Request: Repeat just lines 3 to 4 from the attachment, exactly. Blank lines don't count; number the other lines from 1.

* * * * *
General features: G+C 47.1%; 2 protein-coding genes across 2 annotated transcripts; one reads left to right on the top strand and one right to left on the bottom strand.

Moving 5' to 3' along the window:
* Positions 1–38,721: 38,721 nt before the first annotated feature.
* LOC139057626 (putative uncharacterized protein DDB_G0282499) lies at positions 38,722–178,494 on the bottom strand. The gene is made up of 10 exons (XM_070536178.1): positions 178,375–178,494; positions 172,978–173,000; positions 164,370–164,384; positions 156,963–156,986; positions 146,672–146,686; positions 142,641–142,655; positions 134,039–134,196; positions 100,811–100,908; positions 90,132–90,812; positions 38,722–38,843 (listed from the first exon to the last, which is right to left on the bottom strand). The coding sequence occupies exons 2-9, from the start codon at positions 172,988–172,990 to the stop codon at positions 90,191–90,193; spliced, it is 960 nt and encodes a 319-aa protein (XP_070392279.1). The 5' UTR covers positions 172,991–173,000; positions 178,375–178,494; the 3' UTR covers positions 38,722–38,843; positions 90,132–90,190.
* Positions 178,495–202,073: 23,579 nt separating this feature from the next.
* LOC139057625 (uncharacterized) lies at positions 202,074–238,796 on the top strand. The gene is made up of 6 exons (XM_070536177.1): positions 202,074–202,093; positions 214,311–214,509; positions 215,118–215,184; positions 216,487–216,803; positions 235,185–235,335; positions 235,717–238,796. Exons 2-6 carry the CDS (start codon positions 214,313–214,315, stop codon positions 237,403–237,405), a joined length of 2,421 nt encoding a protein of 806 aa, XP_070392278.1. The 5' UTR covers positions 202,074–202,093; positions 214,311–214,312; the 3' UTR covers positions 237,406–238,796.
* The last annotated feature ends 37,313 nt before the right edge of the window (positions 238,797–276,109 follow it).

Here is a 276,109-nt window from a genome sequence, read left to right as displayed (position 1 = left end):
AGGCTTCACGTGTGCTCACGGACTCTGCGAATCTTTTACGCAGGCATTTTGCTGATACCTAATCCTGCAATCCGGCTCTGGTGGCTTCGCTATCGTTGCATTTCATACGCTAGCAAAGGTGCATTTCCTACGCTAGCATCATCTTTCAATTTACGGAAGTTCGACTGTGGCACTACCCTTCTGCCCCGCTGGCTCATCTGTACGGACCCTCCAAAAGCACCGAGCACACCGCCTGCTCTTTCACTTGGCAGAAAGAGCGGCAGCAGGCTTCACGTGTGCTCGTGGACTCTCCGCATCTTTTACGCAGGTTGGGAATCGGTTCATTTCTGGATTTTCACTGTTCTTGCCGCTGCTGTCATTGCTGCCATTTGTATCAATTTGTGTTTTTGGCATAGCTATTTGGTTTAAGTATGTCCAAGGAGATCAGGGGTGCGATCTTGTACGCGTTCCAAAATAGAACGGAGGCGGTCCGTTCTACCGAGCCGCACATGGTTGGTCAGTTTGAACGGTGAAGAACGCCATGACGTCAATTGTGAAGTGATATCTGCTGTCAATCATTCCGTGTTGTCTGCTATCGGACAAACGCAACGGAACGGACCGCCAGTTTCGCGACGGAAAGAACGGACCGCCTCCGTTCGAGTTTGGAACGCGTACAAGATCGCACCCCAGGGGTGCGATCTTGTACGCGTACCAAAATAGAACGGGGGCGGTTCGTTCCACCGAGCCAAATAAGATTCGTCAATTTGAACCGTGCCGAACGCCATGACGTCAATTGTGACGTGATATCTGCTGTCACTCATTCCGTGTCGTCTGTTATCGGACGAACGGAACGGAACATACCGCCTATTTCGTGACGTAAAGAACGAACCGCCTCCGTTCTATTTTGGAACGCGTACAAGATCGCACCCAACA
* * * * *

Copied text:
* Positions 1–38,721: 38,721 nt before the first annotated feature.
* LOC139057626 (putative uncharacterized protein DDB_G0282499) lies at positions 38,722–178,494 on the bottom strand. The gene is made up of 10 exons (XM_070536178.1): positions 178,375–178,494; positions 172,978–173,000; positions 164,370–164,384; positions 156,963–156,986; positions 146,672–146,686; positions 142,641–142,655; positions 134,039–134,196; positions 100,811–100,908; positions 90,132–90,812; positions 38,722–38,843 (listed from the first exon to the last, which is right to left on the bottom strand). The coding sequence occupies exons 2-9, from the start codon at positions 172,988–172,990 to the stop codon at positions 90,191–90,193; spliced, it is 960 nt and encodes a 319-aa protein (XP_070392279.1). The 5' UTR covers positions 172,991–173,000; positions 178,375–178,494; the 3' UTR covers positions 38,722–38,843; positions 90,132–90,190.